If you’re wandering the waterways of Washington State and see a “stiff-tailed” duck plying the surface you have sighted our State’s only stiff-tail representative of the Anatidae family, the ruddy duck. While the ruddy duck is present in both eastern and western Washington, the Okanogan and Columbia Highlands are this species prime breeding ground within our state, with scattered breeding habitat also found in southeastern portions of the state.
Stiff tail ducks are known for holding their spiky tails up in a distinctive stance that makes them quite conspicuous on the water surface. These are a short winged, diving duck that must get a ‘running start’ across the water’s surface to achieve flight. Additionally the breeding males, which are cinnamon colored with black heads, distinctive cheek patch, and a bright blue bill, “run” across the water as part of a courtship dance and/or territory defense. The Seattle Audubon Society describes the female of this species as such, “mottled gray overall with black on the top of her head and a dark, horizontal line that bisects her white cheek. Her bill is gray. The juvenile is similar to the female, but the black on its face is less pronounced.”
Not known as long-range migrators, for the ruddy duck in the NE Washington Highlands the migration pattern are mixed – they may fly off to points south as far as Mexico or a flock may simply ‘hop’ over the Cascade Range in the winter and inhabit shallow saltwater bays and estuaries along the Salish Sea or ice-free, inland lakes and ponds. These ducks are usually nocturnal migrators.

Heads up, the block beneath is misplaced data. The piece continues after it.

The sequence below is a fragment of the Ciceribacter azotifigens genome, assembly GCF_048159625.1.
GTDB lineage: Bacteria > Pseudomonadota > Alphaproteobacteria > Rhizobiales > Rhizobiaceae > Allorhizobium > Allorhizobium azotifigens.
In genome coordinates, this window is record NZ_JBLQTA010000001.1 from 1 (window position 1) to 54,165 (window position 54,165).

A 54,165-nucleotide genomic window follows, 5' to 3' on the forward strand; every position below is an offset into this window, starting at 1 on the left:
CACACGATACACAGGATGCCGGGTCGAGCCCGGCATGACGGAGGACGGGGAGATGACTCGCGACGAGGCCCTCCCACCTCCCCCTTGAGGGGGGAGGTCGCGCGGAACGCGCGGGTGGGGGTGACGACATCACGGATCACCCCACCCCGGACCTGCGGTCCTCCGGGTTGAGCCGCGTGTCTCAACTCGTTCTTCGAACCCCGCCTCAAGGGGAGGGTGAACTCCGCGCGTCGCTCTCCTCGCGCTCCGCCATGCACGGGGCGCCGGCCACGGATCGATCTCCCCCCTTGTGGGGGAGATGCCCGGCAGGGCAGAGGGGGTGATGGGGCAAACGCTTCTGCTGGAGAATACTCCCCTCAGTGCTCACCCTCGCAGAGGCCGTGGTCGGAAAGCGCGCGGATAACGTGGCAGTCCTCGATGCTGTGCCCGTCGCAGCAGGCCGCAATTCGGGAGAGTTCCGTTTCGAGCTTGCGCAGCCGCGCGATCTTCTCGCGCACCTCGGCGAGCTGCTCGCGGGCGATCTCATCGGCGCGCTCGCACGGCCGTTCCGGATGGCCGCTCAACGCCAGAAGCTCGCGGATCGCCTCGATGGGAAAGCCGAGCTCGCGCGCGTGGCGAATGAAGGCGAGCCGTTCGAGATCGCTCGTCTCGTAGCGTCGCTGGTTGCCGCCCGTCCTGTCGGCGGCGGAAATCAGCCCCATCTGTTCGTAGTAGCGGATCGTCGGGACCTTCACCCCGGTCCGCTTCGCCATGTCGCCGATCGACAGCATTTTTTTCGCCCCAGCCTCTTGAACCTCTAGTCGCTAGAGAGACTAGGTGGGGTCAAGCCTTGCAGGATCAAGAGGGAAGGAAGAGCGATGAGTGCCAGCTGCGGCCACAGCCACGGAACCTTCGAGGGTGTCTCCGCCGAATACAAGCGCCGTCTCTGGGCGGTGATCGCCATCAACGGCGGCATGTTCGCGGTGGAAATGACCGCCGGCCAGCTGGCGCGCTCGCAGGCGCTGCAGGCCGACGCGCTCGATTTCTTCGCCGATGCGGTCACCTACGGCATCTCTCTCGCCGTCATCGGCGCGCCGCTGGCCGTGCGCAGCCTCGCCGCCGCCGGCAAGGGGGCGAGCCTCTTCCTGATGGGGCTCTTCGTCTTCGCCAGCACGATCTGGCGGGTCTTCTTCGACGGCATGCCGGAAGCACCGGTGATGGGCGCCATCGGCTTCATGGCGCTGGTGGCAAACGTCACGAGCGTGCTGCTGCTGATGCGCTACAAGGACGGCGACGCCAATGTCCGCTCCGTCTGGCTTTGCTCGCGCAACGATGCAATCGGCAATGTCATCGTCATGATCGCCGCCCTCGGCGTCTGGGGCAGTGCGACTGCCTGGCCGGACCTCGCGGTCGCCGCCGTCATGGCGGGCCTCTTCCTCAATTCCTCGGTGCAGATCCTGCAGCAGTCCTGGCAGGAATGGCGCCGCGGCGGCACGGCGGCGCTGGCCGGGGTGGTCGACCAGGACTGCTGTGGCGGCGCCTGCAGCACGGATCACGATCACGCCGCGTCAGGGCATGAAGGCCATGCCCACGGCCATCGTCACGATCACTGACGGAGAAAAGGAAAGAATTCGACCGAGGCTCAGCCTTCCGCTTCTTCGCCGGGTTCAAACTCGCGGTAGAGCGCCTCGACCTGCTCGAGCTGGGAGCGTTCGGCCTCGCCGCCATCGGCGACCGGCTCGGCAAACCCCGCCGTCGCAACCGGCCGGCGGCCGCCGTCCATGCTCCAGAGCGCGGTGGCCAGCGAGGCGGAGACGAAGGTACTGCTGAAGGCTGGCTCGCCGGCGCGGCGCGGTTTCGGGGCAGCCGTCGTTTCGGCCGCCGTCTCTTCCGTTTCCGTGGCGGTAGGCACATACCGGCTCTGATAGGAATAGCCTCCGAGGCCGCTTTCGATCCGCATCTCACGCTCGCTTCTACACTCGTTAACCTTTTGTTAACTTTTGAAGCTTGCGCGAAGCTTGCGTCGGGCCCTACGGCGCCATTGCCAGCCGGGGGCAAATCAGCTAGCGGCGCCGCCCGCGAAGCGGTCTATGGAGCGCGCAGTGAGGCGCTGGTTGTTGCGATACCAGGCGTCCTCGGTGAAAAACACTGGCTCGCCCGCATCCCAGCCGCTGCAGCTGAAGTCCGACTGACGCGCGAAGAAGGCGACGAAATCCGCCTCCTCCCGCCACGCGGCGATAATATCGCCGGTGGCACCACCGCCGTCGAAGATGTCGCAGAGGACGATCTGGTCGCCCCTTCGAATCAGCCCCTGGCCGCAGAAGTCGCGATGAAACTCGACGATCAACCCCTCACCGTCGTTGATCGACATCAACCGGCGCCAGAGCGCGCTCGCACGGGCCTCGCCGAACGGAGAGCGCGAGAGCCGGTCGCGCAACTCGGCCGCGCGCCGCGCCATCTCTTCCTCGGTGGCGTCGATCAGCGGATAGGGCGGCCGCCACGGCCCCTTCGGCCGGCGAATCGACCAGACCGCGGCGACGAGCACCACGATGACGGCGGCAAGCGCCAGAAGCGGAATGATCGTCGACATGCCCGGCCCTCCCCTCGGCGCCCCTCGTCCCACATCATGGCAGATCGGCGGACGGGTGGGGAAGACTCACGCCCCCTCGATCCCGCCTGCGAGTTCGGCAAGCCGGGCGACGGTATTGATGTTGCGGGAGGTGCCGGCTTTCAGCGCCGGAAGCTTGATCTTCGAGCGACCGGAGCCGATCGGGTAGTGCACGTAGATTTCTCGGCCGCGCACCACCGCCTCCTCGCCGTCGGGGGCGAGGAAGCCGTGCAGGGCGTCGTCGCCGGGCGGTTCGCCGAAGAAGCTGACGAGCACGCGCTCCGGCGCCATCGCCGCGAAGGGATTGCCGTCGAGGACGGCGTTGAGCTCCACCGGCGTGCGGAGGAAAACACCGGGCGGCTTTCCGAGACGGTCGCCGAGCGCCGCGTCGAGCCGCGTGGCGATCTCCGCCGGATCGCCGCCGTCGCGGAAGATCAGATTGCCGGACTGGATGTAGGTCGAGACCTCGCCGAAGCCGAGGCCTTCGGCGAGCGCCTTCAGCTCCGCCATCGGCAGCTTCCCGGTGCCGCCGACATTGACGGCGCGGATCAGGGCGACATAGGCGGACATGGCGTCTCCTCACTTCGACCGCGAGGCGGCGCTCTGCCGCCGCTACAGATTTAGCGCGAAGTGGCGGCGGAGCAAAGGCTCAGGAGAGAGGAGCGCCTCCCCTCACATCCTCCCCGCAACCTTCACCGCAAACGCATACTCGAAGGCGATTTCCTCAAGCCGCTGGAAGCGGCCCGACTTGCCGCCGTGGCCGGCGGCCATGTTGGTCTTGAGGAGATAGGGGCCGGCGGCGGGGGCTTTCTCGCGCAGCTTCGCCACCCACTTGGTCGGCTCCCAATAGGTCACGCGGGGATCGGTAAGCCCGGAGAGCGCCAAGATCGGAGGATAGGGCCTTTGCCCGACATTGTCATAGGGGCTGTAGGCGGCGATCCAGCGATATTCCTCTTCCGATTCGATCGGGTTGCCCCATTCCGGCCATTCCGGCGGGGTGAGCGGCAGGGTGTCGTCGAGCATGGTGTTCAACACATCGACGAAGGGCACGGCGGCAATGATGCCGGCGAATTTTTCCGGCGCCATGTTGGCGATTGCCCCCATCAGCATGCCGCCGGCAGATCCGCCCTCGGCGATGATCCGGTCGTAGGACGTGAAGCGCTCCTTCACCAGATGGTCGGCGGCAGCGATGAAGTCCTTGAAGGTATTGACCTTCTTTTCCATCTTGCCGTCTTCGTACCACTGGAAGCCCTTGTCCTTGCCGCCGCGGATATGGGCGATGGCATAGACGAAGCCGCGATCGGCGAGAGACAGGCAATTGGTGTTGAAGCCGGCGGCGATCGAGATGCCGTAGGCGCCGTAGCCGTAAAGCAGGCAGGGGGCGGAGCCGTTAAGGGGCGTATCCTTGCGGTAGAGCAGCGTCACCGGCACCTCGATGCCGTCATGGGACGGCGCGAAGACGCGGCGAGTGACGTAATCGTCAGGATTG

The ruddy duck male makes quite the showing when courting females by stiffening up their tails, bills beating against their inflated necks hard enough to create a cascade of water in the air and swirl of bubbles in the water below. Most often they punctuate the end of such displays with a belch-like call. This may be followed by the short, burst of water running described above with their webbed feet making popping sounds during the “run”. This from the Cornell Lab of Ornithology “The bright colors and odd behavior of male Ruddy Ducks drew attention from early naturalists, one 1926 account states, “Its intimate habits, its curious nesting customs and ludicrous courtship performance place it in a niche by itself…. Everything about this bird is interesting to the naturalist, but almost nothing about it is interesting to the sportsman.”
These ducks are fast fliers (30+mph) but their short wings create maneuverability challenges when air borne, thus their normal response to prey is to swim or dive for escape. Great Horned Owls, Red-tailed Hawks, mink, raccoons and other mammals as well as humans prey on this duck.
Ruddy Duck populations are stable across North America according to the North American Breeding Bird Survey and the International Union for Conservation of Nature and Natural Resources.